Why You Should Grow a Lawn for Bees

Creeping thyme is one of several flowers that can increase the number of bee species a bee lawn will attract. Leonid Ikan/Shutterstock

If your landscape goal is to have the perfect lawn, who is it for? Yourself? Your neighbors? If the answer is both, perhaps you should expand your definition of neighbors and rise to a different challenge: Try growing a perfect lawn for bees.

That means you’ll have to change your concept of a perfect lawn. Most people probably think a lawn should consist of a single type of grass that's manicured and maintained to look like a golf course. And why not? It’s a lawn they can love and their neighbors will admire. It’s a look millions of Americans strive for.

But all the time, money and effort Americans spend creating a perfect lawn for themselves isn't so perfect for bees. In reality, it’s a food desert. Luckily for homeowners and bees, there’s a happy middle ground, one that can provide an attractive look for homeowners as well as foraging opportunities for bees. It’s called a bee lawn.

Bee lawns have a mixture of low-growing flowering plants as well as turf grasses. Properly planted and maintained, they can have a pleasing aesthetic appearance that shows neatness and care while achieving the environmental purpose of establishing a habitat for honeybees and native bees.

The University of Minnesota is playing a leading role in developing appropriate ways for homeowners to help pollinators by growing bee-friendly flowers from seed — not transplants — in their lawns. Mary Meyer, a professor and extension horticulturist at the university’s Landscape Arboretum, and James Wolfin, a University of Minnesota graduate student in the departments of entomology and horticulture who is researching bee pollinator habitat enhancement, have suggestions for creating a bee lawn that can make everyone happy — homeowners, neighbors and the bees.

How to create a bee lawn

Bee lawn at Kenwood Park.
This a version of a bee lawn at Kenwood Park in Minneapolis. Rachel Urick/University of Minnesota Bee Lab

"With a bee lawn, we try to introduce low-growing flowers that will bloom after being mowed and are good sources of forage for pollinators," said Wolfin. Good forage, he added, "Means that the nectar is high in sugar content and the pollen is high in protein."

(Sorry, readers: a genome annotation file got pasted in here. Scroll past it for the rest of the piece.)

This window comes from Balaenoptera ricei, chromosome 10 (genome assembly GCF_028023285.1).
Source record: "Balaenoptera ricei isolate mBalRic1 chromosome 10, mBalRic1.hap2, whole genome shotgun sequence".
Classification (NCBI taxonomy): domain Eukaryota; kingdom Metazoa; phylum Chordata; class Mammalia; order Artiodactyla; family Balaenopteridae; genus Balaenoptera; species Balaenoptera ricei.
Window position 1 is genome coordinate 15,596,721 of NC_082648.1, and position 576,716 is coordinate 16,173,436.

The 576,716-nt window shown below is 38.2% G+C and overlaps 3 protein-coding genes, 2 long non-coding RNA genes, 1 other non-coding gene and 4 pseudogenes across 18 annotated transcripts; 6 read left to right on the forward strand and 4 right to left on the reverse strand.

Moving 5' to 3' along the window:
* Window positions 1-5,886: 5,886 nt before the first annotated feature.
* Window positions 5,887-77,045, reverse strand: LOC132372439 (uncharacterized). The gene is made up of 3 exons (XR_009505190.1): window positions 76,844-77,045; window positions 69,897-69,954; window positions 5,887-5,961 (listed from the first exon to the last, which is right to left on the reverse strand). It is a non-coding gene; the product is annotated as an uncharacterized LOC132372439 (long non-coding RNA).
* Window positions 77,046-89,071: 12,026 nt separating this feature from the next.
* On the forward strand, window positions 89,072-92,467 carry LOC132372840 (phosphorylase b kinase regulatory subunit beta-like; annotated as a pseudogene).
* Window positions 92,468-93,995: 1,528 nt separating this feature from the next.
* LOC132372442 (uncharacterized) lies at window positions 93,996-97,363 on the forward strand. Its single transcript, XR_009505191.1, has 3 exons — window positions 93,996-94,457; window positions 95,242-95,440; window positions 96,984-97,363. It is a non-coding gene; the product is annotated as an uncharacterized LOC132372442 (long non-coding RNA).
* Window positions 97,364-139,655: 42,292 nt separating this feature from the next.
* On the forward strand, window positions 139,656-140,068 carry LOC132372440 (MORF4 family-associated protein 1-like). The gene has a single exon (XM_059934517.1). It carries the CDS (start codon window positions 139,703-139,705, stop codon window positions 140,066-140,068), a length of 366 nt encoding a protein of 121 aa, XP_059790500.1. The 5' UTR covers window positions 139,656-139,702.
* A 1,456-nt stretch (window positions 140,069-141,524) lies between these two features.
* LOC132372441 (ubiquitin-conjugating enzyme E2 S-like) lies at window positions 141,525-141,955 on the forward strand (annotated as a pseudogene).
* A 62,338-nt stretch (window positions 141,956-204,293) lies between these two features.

He offered a five-step process to achieve those goals developed by the university’s bee and turf grass science lab through research.

1. Identify your turf. Your grass type will impact the ability of flowers to grow and bloom in the turf grass area. What really matters is the thickness of the leaf blade. This will determine how many nutrients the grass needs to survive and its rate of growth, which will affect its ability to shade out the flowers you're trying to grow.The University of Minnesota research found that Kentucky bluegrass and fine fescue species work well because they have thinner leaf blades and a slower growth rate than other grasses. Wolfin emphasized that because we normally try to keep flowers out of lawns and now are purposefully putting them into the lawn, we must reverse the way we think about grasses. The idea with a bee lawn is to promote flowers in the lawn rather than exclude them. If you're unsure of what type of grass or grasses you have in your lawn, you could take a sample to a local garden center or contact your extension agent and ask if they could recommend a source who could help you. You could also use a diagnostic tool developed by the Purdue University Turfgrass Science Department of Agronomy that helps users learn the essential features of grasses and identify major grass species that may be present in their lawns.

2. Choose your flowers. This will vary from region to region and from lawn to lawn within regions depending on how much sun or shade you have and how much foot traffic you get on your lawn. But, Wolfin said, there are three critical considerations in flower choices: They should be able to easily adapt to the soil type that exists in your lawn, they should survive mowing and they should be a good source for pollinators.

3. Modify your lawn management. Let your bee lawn grow higher than you would let a typical lawn grow, and mow it at a higher level than you have mowed previously. (In fact, fellow MNN writer Russell McLendon wrote a great overview of how to handle the tricky dance of mowing for bees in Why 'lazy' lawn mowers are heroes for bees.) But, Wolfin advised, still use the one-third rule — never mow more than one-third of the plant. Typically, homeowners set mower heights at 2.5 to 3 inches. With a bee lawn, Wolfin recommends letting grass and flowers reach a height of six inches and then mowing them back to four inches. You can still have a bee lawn at a lower height, but there may be fewer blooms, he said.

4. Disrupt the lawn before seeding. Before putting flower seed onto the grass, you'll need to do several things to maximize germination and, hence, the number of blooms. Two ways to do that are to scalp the existing grass and aerate the soil. Scalping is mowing the turf to an inch or less. If your mower doesn’t have a setting that low, set your mower on the lowest height possible. The reason to scalp the lawn is there must be seed-to-soil contact for the flower seed to germinate. The higher the grass, the greater the chance that flower seed will get caught up in the grass blades and not reach the soil. Aerating the soil will pull out soil cores and create holes throughout the turf grass area, thus increasing water flow through the soil, improving the chance for seed-to-soil contact for better germination and seedling growth as well as improving the overall health of the soil.